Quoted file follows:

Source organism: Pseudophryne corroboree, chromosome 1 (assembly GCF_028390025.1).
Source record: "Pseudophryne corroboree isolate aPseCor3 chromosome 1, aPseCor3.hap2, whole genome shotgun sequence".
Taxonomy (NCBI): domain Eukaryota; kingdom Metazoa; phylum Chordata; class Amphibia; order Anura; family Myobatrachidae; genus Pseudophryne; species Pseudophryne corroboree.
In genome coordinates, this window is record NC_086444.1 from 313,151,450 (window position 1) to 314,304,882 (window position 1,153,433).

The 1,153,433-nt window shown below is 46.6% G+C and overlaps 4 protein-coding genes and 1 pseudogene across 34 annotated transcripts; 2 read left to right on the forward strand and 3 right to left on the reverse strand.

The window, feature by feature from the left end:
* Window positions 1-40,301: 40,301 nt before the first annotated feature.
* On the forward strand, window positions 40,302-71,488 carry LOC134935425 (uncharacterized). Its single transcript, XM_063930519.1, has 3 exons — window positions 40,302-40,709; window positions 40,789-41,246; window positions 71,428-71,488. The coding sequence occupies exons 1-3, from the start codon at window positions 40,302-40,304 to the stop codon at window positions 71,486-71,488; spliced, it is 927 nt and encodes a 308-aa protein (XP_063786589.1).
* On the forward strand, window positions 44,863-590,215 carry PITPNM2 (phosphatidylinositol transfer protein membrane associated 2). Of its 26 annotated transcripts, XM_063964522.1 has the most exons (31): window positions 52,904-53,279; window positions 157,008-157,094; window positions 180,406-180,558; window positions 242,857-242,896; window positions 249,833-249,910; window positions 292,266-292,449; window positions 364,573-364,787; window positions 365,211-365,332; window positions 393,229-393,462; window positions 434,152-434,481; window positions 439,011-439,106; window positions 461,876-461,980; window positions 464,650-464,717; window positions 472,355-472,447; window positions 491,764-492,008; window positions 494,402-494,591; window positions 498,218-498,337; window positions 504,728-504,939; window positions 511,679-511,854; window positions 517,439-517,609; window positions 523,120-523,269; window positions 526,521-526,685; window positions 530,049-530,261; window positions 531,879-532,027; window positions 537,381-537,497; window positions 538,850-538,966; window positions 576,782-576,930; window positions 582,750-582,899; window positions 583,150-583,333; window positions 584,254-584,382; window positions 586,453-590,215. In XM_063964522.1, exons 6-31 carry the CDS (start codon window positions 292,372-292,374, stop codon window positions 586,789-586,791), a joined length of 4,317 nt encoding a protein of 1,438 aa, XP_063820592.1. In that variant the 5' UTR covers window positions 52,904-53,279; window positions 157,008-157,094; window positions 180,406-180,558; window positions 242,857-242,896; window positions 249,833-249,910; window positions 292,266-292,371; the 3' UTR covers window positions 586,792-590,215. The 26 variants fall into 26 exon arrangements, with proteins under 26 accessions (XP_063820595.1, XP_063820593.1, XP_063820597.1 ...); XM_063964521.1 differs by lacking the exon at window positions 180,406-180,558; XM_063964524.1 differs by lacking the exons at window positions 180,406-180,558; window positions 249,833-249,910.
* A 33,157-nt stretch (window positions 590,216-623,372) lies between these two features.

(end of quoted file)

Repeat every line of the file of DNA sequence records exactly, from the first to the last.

Source organism: Pseudophryne corroboree, chromosome 1 (assembly GCF_028390025.1).
Source record: "Pseudophryne corroboree isolate aPseCor3 chromosome 1, aPseCor3.hap2, whole genome shotgun sequence".
Taxonomy (NCBI): domain Eukaryota; kingdom Metazoa; phylum Chordata; class Amphibia; order Anura; family Myobatrachidae; genus Pseudophryne; species Pseudophryne corroboree.
In genome coordinates, this window is record NC_086444.1 from 313,151,450 (window position 1) to 314,304,882 (window position 1,153,433).

The 1,153,433-nt window shown below is 46.6% G+C and overlaps 4 protein-coding genes and 1 pseudogene across 34 annotated transcripts; 2 read left to right on the forward strand and 3 right to left on the reverse strand.

The window, feature by feature from the left end:
* Window positions 1-40,301: 40,301 nt before the first annotated feature.
* On the forward strand, window positions 40,302-71,488 carry LOC134935425 (uncharacterized). Its single transcript, XM_063930519.1, has 3 exons — window positions 40,302-40,709; window positions 40,789-41,246; window positions 71,428-71,488. The coding sequence occupies exons 1-3, from the start codon at window positions 40,302-40,304 to the stop codon at window positions 71,486-71,488; spliced, it is 927 nt and encodes a 308-aa protein (XP_063786589.1).
* On the forward strand, window positions 44,863-590,215 carry PITPNM2 (phosphatidylinositol transfer protein membrane associated 2). Of its 26 annotated transcripts, XM_063964522.1 has the most exons (31): window positions 52,904-53,279; window positions 157,008-157,094; window positions 180,406-180,558; window positions 242,857-242,896; window positions 249,833-249,910; window positions 292,266-292,449; window positions 364,573-364,787; window positions 365,211-365,332; window positions 393,229-393,462; window positions 434,152-434,481; window positions 439,011-439,106; window positions 461,876-461,980; window positions 464,650-464,717; window positions 472,355-472,447; window positions 491,764-492,008; window positions 494,402-494,591; window positions 498,218-498,337; window positions 504,728-504,939; window positions 511,679-511,854; window positions 517,439-517,609; window positions 523,120-523,269; window positions 526,521-526,685; window positions 530,049-530,261; window positions 531,879-532,027; window positions 537,381-537,497; window positions 538,850-538,966; window positions 576,782-576,930; window positions 582,750-582,899; window positions 583,150-583,333; window positions 584,254-584,382; window positions 586,453-590,215. In XM_063964522.1, exons 6-31 carry the CDS (start codon window positions 292,372-292,374, stop codon window positions 586,789-586,791), a joined length of 4,317 nt encoding a protein of 1,438 aa, XP_063820592.1. In that variant the 5' UTR covers window positions 52,904-53,279; window positions 157,008-157,094; window positions 180,406-180,558; window positions 242,857-242,896; window positions 249,833-249,910; window positions 292,266-292,371; the 3' UTR covers window positions 586,792-590,215. The 26 variants fall into 26 exon arrangements, with proteins under 26 accessions (XP_063820595.1, XP_063820593.1, XP_063820597.1 ...); XM_063964521.1 differs by lacking the exon at window positions 180,406-180,558; XM_063964524.1 differs by lacking the exons at window positions 180,406-180,558; window positions 249,833-249,910.
* A 33,157-nt stretch (window positions 590,216-623,372) lies between these two features.